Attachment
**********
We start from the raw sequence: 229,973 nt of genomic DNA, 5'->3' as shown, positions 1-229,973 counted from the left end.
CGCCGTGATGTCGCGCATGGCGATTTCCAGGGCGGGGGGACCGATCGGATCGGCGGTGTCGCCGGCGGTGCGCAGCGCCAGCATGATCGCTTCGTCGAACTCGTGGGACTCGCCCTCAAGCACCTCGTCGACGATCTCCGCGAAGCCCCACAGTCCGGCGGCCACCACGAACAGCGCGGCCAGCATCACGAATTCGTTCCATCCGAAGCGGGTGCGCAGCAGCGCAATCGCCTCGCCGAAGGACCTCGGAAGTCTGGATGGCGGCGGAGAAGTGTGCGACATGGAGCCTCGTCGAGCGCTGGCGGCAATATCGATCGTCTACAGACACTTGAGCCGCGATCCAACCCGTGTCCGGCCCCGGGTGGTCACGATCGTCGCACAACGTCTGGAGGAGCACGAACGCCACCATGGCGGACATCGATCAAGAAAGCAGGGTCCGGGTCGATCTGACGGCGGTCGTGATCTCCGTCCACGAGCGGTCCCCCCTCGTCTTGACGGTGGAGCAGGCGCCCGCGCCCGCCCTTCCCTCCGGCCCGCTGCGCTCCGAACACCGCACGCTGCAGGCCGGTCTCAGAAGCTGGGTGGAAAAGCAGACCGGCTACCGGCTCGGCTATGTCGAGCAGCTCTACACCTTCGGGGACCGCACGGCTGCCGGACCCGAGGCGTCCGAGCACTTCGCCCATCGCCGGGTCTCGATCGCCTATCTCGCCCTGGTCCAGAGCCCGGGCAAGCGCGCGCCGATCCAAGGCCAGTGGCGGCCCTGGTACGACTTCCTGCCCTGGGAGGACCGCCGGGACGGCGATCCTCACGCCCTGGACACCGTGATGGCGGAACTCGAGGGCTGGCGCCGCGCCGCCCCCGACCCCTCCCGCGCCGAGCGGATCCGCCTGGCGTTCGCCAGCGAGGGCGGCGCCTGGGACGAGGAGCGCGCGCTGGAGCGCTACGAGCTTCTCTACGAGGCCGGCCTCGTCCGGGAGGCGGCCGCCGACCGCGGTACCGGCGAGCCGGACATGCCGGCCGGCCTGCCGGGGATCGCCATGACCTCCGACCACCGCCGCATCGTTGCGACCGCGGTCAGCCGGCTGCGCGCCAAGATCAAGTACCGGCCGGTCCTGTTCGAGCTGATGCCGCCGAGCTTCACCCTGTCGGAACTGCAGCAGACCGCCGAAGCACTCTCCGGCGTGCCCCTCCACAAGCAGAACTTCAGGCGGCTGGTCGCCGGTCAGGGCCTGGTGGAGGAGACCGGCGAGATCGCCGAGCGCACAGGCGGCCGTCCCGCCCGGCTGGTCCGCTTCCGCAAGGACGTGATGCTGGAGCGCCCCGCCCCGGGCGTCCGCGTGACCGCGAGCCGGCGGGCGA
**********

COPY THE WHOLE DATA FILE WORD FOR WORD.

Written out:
We start from the raw sequence: 229,973 nt of genomic DNA, 5'->3' as shown, positions 1-229,973 counted from the left end.
CGCCGTGATGTCGCGCATGGCGATTTCCAGGGCGGGGGGACCGATCGGATCGGCGGTGTCGCCGGCGGTGCGCAGCGCCAGCATGATCGCTTCGTCGAACTCGTGGGACTCGCCCTCAAGCACCTCGTCGACGATCTCCGCGAAGCCCCACAGTCCGGCGGCCACCACGAACAGCGCGGCCAGCATCACGAATTCGTTCCATCCGAAGCGGGTGCGCAGCAGCGCAATCGCCTCGCCGAAGGACCTCGGAAGTCTGGATGGCGGCGGAGAAGTGTGCGACATGGAGCCTCGTCGAGCGCTGGCGGCAATATCGATCGTCTACAGACACTTGAGCCGCGATCCAACCCGTGTCCGGCCCCGGGTGGTCACGATCGTCGCACAACGTCTGGAGGAGCACGAACGCCACCATGGCGGACATCGATCAAGAAAGCAGGGTCCGGGTCGATCTGACGGCGGTCGTGATCTCCGTCCACGAGCGGTCCCCCCTCGTCTTGACGGTGGAGCAGGCGCCCGCGCCCGCCCTTCCCTCCGGCCCGCTGCGCTCCGAACACCGCACGCTGCAGGCCGGTCTCAGAAGCTGGGTGGAAAAGCAGACCGGCTACCGGCTCGGCTATGTCGAGCAGCTCTACACCTTCGGGGACCGCACGGCTGCCGGACCCGAGGCGTCCGAGCACTTCGCCCATCGCCGGGTCTCGATCGCCTATCTCGCCCTGGTCCAGAGCCCGGGCAAGCGCGCGCCGATCCAAGGCCAGTGGCGGCCCTGGTACGACTTCCTGCCCTGGGAGGACCGCCGGGACGGCGATCCTCACGCCCTGGACACCGTGATGGCGGAACTCGAGGGCTGGCGCCGCGCCGCCCCCGACCCCTCCCGCGCCGAGCGGATCCGCCTGGCGTTCGCCAGCGAGGGCGGCGCCTGGGACGAGGAGCGCGCGCTGGAGCGCTACGAGCTTCTCTACGAGGCCGGCCTCGTCCGGGAGGCGGCCGCCGACCGCGGTACCGGCGAGCCGGACATGCCGGCCGGCCTGCCGGGGATCGCCATGACCTCCGACCACCGCCGCATCGTTGCGACCGCGGTCAGCCGGCTGCGCGCCAAGATCAAGTACCGGCCGGTCCTGTTCGAGCTGATGCCGCCGAGCTTCACCCTGTCGGAACTGCAGCAGACCGCCGAAGCACTCTCCGGCGTGCCCCTCCACAAGCAGAACTTCAGGCGGCTGGTCGCCGGTCAGGGCCTGGTGGAGGAGACCGGCGAGATCGCCGAGCGCACAGGCGGCCGTCCCGCCCGGCTGGTCCGCTTCCGCAAGGACGTGATGCTGGAGCGCCCCGCCCCGGGCGTCCGCGTGACCGCGAGCCGGCGGGCGA